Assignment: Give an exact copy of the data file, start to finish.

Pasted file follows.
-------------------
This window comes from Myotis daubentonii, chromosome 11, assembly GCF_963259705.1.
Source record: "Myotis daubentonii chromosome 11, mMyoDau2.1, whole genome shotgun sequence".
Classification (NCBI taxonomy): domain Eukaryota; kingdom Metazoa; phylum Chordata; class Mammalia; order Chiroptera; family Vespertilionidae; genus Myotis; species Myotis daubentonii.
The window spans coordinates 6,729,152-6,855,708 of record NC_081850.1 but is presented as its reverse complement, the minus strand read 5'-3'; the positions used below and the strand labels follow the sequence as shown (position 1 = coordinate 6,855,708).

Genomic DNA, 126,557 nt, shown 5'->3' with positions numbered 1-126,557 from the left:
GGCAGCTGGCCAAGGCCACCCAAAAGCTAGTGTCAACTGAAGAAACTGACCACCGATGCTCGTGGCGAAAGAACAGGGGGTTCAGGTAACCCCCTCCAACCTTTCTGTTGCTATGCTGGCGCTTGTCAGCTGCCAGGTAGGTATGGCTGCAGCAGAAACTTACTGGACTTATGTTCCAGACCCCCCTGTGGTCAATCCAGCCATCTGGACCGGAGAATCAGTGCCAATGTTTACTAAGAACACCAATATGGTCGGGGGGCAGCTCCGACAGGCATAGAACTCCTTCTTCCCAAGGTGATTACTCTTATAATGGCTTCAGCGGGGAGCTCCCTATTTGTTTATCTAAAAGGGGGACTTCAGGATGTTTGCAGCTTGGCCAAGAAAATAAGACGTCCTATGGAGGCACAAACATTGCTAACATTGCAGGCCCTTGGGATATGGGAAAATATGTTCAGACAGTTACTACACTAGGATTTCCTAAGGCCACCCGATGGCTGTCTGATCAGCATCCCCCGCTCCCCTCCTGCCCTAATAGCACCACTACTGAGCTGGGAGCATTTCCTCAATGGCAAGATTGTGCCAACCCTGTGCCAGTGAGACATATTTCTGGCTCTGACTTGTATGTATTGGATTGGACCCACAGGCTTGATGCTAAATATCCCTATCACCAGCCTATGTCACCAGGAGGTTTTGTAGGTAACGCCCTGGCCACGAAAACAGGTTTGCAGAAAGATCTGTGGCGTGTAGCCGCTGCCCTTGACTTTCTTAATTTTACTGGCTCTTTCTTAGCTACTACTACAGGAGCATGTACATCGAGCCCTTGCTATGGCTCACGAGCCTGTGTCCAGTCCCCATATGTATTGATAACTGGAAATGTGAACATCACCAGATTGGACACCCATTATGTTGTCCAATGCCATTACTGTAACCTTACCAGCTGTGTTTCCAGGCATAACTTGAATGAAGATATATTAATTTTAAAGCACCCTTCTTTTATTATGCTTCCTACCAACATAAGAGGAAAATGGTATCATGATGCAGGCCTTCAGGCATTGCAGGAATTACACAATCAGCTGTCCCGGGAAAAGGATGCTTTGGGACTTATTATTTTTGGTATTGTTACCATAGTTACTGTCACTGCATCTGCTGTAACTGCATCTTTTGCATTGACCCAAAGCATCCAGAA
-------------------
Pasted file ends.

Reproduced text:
This window comes from Myotis daubentonii, chromosome 11, assembly GCF_963259705.1.
Source record: "Myotis daubentonii chromosome 11, mMyoDau2.1, whole genome shotgun sequence".
Classification (NCBI taxonomy): domain Eukaryota; kingdom Metazoa; phylum Chordata; class Mammalia; order Chiroptera; family Vespertilionidae; genus Myotis; species Myotis daubentonii.
The window spans coordinates 6,729,152-6,855,708 of record NC_081850.1 but is presented as its reverse complement, the minus strand read 5'-3'; the positions used below and the strand labels follow the sequence as shown (position 1 = coordinate 6,855,708).

Genomic DNA, 126,557 nt, shown 5'->3' with positions numbered 1-126,557 from the left:
GGCAGCTGGCCAAGGCCACCCAAAAGCTAGTGTCAACTGAAGAAACTGACCACCGATGCTCGTGGCGAAAGAACAGGGGGTTCAGGTAACCCCCTCCAACCTTTCTGTTGCTATGCTGGCGCTTGTCAGCTGCCAGGTAGGTATGGCTGCAGCAGAAACTTACTGGACTTATGTTCCAGACCCCCCTGTGGTCAATCCAGCCATCTGGACCGGAGAATCAGTGCCAATGTTTACTAAGAACACCAATATGGTCGGGGGGCAGCTCCGACAGGCATAGAACTCCTTCTTCCCAAGGTGATTACTCTTATAATGGCTTCAGCGGGGAGCTCCCTATTTGTTTATCTAAAAGGGGGACTTCAGGATGTTTGCAGCTTGGCCAAGAAAATAAGACGTCCTATGGAGGCACAAACATTGCTAACATTGCAGGCCCTTGGGATATGGGAAAATATGTTCAGACAGTTACTACACTAGGATTTCCTAAGGCCACCCGATGGCTGTCTGATCAGCATCCCCCGCTCCCCTCCTGCCCTAATAGCACCACTACTGAGCTGGGAGCATTTCCTCAATGGCAAGATTGTGCCAACCCTGTGCCAGTGAGACATATTTCTGGCTCTGACTTGTATGTATTGGATTGGACCCACAGGCTTGATGCTAAATATCCCTATCACCAGCCTATGTCACCAGGAGGTTTTGTAGGTAACGCCCTGGCCACGAAAACAGGTTTGCAGAAAGATCTGTGGCGTGTAGCCGCTGCCCTTGACTTTCTTAATTTTACTGGCTCTTTCTTAGCTACTACTACAGGAGCATGTACATCGAGCCCTTGCTATGGCTCACGAGCCTGTGTCCAGTCCCCATATGTATTGATAACTGGAAATGTGAACATCACCAGATTGGACACCCATTATGTTGTCCAATGCCATTACTGTAACCTTACCAGCTGTGTTTCCAGGCATAACTTGAATGAAGATATATTAATTTTAAAGCACCCTTCTTTTATTATGCTTCCTACCAACATAAGAGGAAAATGGTATCATGATGCAGGCCTTCAGGCATTGCAGGAATTACACAATCAGCTGTCCCGGGAAAAGGATGCTTTGGGACTTATTATTTTTGGTATTGTTACCATAGTTACTGTCACTGCATCTGCTGTAACTGCATCTTTTGCATTGACCCAAAGCATCCAGAA